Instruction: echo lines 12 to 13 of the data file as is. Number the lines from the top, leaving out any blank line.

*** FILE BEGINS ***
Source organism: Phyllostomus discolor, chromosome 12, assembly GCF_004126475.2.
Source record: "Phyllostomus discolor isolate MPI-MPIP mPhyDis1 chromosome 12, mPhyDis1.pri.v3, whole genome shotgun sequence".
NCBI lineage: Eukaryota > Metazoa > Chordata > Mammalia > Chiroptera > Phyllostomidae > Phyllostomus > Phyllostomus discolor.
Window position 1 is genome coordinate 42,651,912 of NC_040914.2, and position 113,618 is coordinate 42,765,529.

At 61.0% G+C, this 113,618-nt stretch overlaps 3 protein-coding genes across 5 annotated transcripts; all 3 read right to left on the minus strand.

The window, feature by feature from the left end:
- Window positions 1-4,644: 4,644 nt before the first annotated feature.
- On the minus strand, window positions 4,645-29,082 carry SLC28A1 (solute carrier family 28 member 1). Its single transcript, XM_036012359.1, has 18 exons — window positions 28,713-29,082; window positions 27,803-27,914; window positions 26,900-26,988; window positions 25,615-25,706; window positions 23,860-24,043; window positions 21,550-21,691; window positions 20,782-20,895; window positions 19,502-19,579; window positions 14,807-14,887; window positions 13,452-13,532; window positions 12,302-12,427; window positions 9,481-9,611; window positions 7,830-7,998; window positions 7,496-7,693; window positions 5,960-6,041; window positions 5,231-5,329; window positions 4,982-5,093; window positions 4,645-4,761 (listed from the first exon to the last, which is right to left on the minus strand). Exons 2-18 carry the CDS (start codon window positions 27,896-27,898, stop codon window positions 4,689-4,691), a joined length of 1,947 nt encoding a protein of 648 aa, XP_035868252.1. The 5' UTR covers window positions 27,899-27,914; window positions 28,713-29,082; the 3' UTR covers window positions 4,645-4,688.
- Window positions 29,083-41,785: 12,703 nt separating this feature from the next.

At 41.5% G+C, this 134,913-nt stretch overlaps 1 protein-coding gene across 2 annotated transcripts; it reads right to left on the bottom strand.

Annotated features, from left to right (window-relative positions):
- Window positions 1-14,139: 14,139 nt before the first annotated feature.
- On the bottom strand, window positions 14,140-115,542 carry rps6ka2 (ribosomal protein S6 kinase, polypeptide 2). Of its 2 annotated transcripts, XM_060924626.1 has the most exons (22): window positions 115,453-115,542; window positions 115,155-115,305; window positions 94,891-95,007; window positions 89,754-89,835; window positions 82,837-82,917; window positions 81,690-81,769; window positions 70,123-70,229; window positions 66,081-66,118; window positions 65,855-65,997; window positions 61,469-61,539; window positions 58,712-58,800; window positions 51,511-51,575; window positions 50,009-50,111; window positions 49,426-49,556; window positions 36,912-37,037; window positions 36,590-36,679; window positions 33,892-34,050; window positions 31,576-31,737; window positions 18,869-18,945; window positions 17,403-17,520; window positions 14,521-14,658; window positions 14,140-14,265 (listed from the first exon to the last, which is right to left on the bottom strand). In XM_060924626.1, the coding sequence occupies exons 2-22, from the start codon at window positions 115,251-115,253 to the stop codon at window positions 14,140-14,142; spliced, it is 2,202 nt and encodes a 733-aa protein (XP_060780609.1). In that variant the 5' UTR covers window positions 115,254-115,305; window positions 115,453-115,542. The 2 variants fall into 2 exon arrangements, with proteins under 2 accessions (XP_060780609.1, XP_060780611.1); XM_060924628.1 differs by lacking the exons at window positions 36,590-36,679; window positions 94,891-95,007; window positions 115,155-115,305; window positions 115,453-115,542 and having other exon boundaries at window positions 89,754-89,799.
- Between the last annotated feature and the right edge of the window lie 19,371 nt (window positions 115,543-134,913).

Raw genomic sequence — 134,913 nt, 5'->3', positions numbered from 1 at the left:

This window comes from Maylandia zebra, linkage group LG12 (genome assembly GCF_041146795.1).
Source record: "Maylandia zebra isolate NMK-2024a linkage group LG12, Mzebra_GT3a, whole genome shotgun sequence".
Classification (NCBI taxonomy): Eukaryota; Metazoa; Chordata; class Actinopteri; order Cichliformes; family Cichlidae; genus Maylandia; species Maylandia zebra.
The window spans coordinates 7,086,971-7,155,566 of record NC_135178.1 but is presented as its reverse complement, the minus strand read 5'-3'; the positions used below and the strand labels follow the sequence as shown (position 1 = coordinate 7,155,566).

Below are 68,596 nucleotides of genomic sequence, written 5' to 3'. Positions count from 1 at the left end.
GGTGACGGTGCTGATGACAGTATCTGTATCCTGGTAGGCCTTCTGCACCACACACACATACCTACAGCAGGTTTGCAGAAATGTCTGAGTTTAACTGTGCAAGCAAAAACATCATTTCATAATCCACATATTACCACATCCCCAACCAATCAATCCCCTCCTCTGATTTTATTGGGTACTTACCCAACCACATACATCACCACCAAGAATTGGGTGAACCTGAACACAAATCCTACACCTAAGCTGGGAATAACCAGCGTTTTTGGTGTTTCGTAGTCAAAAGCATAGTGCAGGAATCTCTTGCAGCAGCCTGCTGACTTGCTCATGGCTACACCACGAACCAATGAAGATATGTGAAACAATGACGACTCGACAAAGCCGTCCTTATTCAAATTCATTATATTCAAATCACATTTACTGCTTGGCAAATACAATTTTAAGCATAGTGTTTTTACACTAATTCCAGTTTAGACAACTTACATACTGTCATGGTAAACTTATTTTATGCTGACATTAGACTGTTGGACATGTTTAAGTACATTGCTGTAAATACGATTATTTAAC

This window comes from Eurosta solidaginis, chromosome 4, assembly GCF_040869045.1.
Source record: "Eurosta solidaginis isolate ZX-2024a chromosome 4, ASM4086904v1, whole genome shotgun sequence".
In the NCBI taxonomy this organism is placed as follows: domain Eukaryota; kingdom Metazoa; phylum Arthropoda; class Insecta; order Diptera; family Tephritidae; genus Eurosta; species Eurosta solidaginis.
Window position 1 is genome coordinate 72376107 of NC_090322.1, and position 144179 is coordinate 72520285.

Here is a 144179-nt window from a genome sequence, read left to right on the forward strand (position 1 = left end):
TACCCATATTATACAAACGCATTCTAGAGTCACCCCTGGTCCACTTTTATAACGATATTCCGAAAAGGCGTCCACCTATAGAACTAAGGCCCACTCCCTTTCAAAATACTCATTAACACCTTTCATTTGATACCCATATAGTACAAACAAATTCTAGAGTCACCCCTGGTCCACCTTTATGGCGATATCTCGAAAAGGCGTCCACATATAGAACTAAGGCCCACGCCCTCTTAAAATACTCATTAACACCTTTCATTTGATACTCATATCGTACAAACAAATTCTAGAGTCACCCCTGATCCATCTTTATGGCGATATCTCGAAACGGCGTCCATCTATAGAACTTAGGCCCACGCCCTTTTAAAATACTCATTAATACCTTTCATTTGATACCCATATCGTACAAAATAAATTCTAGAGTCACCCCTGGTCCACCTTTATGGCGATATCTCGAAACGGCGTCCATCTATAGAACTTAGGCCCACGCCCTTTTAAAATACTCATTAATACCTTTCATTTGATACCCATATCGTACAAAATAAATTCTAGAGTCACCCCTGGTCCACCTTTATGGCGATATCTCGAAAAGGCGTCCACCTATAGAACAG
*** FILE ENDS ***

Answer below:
- Window positions 1-14,139: 14,139 nt before the first annotated feature.
- On the bottom strand, window positions 14,140-115,542 carry rps6ka2 (ribosomal protein S6 kinase, polypeptide 2). Of its 2 annotated transcripts, XM_060924626.1 has the most exons (22): window positions 115,453-115,542; window positions 115,155-115,305; window positions 94,891-95,007; window positions 89,754-89,835; window positions 82,837-82,917; window positions 81,690-81,769; window positions 70,123-70,229; window positions 66,081-66,118; window positions 65,855-65,997; window positions 61,469-61,539; window positions 58,712-58,800; window positions 51,511-51,575; window positions 50,009-50,111; window positions 49,426-49,556; window positions 36,912-37,037; window positions 36,590-36,679; window positions 33,892-34,050; window positions 31,576-31,737; window positions 18,869-18,945; window positions 17,403-17,520; window positions 14,521-14,658; window positions 14,140-14,265 (listed from the first exon to the last, which is right to left on the bottom strand). In XM_060924626.1, the coding sequence occupies exons 2-22, from the start codon at window positions 115,251-115,253 to the stop codon at window positions 14,140-14,142; spliced, it is 2,202 nt and encodes a 733-aa protein (XP_060780609.1). In that variant the 5' UTR covers window positions 115,254-115,305; window positions 115,453-115,542. The 2 variants fall into 2 exon arrangements, with proteins under 2 accessions (XP_060780609.1, XP_060780611.1); XM_060924628.1 differs by lacking the exons at window positions 36,590-36,679; window positions 94,891-95,007; window positions 115,155-115,305; window positions 115,453-115,542 and having other exon boundaries at window positions 89,754-89,799.